It’s a face only a mother could love!
Pyrrharctia isabella in the adult stage is a Tiger Moth, but in this stage of the game we call him the Banded Woolly Bear.
I spotted him on one of the slate steps in my walkway, taking a nap, maybe, or just warming up on a cool fall morning.
I had to lie down to photograph him, stretch myself out on the back lawn and push the camera through the grass. He was harder to photograph than I thought: at the slightest provocation, this little guy curled into a ball (more like a tight comma). I had to wait, motionless, while he figured out things were safe enough to unroll, and when he did, he moved lickety-split across the flagstone!
I’d miss the shot, of course; I had to pick him up (he’d curl up instantly), set him gently back on the slate, wait for him to uncurl again.
It took five tries!
The Woolly Bear emerges in the fall. One of its favorite foods is the aster, so I always plant extras, and it also likes sunflowers, grass and clover. It spends the winter under leaves or other plant material; I mulch my lily gardens with lots of straw and compost, so my Woolly Bear population is always high.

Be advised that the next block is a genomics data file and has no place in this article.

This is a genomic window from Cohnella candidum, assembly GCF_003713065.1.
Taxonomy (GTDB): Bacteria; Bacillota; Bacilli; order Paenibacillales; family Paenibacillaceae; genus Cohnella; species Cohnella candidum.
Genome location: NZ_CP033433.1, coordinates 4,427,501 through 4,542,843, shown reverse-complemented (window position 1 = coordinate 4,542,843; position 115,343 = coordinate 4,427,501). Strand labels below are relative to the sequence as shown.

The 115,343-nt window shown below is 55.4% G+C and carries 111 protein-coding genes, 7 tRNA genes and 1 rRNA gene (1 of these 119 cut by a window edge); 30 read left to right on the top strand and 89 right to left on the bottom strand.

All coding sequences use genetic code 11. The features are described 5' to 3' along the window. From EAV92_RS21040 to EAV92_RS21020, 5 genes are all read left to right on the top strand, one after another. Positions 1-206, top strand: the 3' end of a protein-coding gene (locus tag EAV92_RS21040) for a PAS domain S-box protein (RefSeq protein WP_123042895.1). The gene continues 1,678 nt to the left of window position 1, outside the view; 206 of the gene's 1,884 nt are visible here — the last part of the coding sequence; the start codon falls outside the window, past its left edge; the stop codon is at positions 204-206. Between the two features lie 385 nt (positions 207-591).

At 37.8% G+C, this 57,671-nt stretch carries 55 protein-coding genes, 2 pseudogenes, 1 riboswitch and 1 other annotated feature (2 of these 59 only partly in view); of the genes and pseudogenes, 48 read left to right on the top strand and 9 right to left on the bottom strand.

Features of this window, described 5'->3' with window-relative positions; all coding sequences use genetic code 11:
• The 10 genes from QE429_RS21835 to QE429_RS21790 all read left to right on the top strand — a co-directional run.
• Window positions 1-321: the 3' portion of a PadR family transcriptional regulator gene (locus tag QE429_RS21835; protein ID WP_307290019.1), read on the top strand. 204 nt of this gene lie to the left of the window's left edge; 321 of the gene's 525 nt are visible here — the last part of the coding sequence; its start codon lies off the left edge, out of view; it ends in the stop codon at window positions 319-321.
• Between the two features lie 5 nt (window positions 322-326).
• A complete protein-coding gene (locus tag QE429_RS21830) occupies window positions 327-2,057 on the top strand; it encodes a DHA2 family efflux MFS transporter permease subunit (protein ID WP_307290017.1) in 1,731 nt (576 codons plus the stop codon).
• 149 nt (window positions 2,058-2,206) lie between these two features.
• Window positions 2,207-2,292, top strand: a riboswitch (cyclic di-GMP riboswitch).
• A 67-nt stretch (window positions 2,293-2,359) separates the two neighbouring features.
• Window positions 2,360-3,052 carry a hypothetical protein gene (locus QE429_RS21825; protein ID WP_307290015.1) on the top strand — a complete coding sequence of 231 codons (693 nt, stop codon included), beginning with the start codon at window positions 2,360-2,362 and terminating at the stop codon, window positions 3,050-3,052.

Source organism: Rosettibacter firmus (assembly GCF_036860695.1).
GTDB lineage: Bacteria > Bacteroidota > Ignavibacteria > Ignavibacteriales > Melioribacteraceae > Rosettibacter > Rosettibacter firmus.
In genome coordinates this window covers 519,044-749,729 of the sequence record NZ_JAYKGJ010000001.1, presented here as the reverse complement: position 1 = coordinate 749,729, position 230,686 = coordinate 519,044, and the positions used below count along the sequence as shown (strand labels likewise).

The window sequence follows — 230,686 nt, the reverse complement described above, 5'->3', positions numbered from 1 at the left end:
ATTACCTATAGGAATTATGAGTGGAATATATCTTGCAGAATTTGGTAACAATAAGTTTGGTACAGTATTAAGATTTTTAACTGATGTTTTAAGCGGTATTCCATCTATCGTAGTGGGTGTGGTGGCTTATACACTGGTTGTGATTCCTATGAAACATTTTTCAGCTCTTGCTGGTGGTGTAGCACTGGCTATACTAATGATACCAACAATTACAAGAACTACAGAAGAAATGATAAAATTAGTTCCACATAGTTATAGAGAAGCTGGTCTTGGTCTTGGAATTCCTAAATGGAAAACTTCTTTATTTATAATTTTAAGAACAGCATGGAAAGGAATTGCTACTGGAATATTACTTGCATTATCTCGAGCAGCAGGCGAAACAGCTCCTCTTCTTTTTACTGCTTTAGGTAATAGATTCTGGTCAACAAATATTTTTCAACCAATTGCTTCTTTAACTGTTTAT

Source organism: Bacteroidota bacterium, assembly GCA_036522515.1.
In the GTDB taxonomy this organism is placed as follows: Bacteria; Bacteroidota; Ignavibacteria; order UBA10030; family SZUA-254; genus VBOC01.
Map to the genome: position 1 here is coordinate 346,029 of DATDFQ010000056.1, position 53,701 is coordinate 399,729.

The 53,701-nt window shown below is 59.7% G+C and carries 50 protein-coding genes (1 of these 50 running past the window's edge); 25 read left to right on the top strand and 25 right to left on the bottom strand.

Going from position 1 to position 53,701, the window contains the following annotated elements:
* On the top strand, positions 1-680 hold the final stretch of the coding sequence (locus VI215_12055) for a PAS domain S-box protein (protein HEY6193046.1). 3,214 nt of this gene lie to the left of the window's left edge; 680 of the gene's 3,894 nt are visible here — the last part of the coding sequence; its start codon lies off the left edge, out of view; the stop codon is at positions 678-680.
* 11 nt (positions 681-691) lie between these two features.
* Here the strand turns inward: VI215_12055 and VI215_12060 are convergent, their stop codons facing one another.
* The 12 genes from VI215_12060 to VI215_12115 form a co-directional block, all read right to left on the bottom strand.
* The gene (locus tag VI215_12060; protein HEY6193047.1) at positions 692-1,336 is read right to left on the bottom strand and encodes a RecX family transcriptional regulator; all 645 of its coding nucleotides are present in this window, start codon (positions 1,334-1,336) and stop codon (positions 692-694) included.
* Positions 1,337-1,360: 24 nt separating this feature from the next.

WBs survive the
winters by literally freezing solid – no heartbeat, no blood circulation...nothing! Maine
In the spring, after they thaw out, they’re back again, but only for a short while. They spend a week or so feeding, then spin themselves inside a cocoon; the adult moth appears in about thirty days.
New England tradition has it that the Woolly Bear is a weather forecaster – the wider the orange-brown segment band in the middle, the milder the winter will be. (I’ve heard that some scientist actually collected data for ten years or so trying to prove this, but I’ve never found his results!)
If there are really thirteen segments to a Woolly Bear, and this fellow has four distinct brown segments (with a little spillover on either end), I’d guess that we’re looking at an average winter this year in Maine – lots of snow and moderately cold. I’m close to the ocean, though, and temperatures here are usually a few degrees warmer than inland.
What are weather predictors in your part of the world?